12 Ways to Improve Your Deadlift
by UP Fitness August 23, 2017
You can squat to questionable depth, and perhaps still give yourself the lift.
You can bounce a bar off your chest and kid yourself that that bench press counted.
But if you can’t get the bar off the floor, it’s no deadlift.
One of the reasons many lifters either love or loathe the deadlift is that it is such a raw test of physical and mental strength. There are no grey areas. Either the bar leaves the floor, or it doesn’t.
Serious lifters will always prize a massive deadlift – read on to learn our top 12 tips to boost your deadlift…
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1. Centre the bar
The bar should be in the middle of the foot. As with every big lift, the set up is crucial. The deadlift is no exception.
To achieve your biggest deadlift, the bar must stay close to the body, and the bar should travel the shortest distance possible.
This means that any deviation of the bar from the centre line will result in less weight lifted. To achieve this, the barbell should go through the centre of the foot on set up.
The mistake most people make is that they put the bar in the middle of the forefoot, rather than the middle of the whole foot. It should bisect the arches of the feet. When set up properly, your shins will be very close to the bar, perhaps only an inch or two away before you bend to grab it.
2. Improve your grip
The stronger your grip, the stronger you will be. Your nervous system won’t recruit the maximum amount of muscle mass if you are unsure of your grip.
Your brain knows that if you can’t hold onto a weight, you probably shouldn’t be trying to raise it into the air. That means, if you don’t feel locked onto the bar, it’s going to be impossible to lift.
A quick way to assess if your grip might be the limiting factor for your deadlift is to use lifting straps. Try using straps on a weight you’ve previously failed to lift. If it goes up easy, you know that it wasn’t your total strength that was lacking; it was your grip. One weak link in the chain will halt progress, and that link is often grip.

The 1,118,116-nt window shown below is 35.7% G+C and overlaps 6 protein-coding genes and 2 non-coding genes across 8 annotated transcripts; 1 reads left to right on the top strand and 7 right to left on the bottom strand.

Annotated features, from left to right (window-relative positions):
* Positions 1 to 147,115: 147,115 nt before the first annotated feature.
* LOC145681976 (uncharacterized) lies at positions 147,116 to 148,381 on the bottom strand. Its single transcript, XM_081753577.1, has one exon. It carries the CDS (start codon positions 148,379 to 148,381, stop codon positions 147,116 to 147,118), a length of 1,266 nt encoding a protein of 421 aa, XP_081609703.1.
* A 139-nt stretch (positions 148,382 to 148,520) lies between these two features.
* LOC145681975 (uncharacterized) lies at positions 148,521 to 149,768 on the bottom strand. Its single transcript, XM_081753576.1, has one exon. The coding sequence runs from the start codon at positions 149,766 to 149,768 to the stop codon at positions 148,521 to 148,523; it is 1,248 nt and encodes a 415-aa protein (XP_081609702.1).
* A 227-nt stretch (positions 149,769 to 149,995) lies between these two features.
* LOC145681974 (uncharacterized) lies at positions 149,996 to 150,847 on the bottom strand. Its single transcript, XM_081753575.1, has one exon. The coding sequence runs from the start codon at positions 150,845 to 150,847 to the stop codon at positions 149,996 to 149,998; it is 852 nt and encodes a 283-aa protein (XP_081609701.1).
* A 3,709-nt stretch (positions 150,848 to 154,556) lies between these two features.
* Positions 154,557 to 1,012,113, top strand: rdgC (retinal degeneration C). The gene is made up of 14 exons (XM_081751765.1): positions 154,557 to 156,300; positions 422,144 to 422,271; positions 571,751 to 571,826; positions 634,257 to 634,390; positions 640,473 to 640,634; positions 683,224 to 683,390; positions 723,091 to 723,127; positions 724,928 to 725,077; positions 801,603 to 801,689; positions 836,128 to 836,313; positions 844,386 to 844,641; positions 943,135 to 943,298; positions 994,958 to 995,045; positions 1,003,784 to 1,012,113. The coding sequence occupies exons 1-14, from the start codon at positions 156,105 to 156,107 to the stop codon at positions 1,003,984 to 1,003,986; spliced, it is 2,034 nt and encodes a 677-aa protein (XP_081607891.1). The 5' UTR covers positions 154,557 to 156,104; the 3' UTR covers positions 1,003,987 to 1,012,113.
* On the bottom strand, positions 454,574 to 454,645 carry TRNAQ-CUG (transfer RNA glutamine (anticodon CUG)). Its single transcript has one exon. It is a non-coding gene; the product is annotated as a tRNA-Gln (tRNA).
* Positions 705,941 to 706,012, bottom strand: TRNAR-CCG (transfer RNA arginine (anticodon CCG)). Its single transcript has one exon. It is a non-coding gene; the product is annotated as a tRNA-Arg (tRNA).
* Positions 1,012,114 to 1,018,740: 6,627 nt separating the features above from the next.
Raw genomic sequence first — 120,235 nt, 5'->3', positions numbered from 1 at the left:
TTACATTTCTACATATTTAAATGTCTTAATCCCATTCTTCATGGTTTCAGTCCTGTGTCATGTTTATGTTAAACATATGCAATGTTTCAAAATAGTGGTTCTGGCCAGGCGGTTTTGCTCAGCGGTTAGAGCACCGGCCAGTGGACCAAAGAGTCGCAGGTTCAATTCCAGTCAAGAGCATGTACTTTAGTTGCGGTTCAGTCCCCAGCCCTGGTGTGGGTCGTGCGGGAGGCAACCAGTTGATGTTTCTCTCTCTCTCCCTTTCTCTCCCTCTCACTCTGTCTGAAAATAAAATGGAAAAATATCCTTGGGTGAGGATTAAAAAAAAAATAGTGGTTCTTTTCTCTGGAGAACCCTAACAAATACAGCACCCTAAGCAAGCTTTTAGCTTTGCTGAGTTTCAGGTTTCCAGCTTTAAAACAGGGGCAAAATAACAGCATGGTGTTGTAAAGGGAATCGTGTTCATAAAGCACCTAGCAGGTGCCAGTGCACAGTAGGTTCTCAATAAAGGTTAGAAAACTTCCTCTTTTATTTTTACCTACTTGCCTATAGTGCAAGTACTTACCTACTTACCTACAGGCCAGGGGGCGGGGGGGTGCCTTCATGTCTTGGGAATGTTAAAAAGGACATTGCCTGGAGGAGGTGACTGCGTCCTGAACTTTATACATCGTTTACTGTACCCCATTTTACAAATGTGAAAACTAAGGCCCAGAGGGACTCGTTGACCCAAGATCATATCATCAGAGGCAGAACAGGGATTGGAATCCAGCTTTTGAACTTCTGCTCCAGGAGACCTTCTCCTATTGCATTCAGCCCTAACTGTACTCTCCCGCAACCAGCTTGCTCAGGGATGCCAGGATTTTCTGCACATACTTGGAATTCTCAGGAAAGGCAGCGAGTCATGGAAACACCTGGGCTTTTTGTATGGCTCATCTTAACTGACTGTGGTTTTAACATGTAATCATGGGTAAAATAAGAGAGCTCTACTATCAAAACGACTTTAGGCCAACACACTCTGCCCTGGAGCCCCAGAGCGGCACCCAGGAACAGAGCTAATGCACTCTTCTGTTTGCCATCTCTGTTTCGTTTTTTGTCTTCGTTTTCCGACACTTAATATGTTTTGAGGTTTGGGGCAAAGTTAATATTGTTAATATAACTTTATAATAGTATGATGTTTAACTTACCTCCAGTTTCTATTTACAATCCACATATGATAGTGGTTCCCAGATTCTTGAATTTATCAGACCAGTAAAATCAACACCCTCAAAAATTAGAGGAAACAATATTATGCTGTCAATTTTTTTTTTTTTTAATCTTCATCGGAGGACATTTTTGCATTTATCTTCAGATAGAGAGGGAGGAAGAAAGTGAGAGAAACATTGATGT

3. Build a big squat
Anyone who has lifted for many years will tell you that improving your deadlift probably won’t improve your squat.
But if you improve your squat, it will improve your deadlift. If you focus on building a massive squat, you’ll be more likely to move some impressive numbers in the other major lifts.
The squat requires so much raw strength and stability through every major joint that it impacts heavily on your performance of the other lifts.
Squatting big will strengthen the upper and lower back, glutes and hamstrings.
To have a big squat you need to be solid and stable through your entire body, and this raw strength translates to the deadlift. Try it.
Add 20kg to your squat and your deadlift will more than likely improve, even without deadlifting.
4. Pin the bar to you
Though a deadlift should never have a ‘hitch’ up the thighs, you must keep the bar as close to you as possible. This means keeping constant contact with your legs throughout the movement – the odd shin scrape from the bar is going to happen if you’re keeping the bar close enough to your body.
The increase in the forces placed on the lower back is huge if the bar drifts slightly forward away from that contact with the body. With maximal weights, such as a one rep max, this will cause you to miss your lift.
If going for reps, it will cause your back to round and undue stress to be placed on the spine.
You can see how close the bar travels to the shins on this Romanian Deadlift demonstration video…
5. Make use of chains
The deadlift should get easier at the top, with its hardest point being when the weight is just leaving the ground.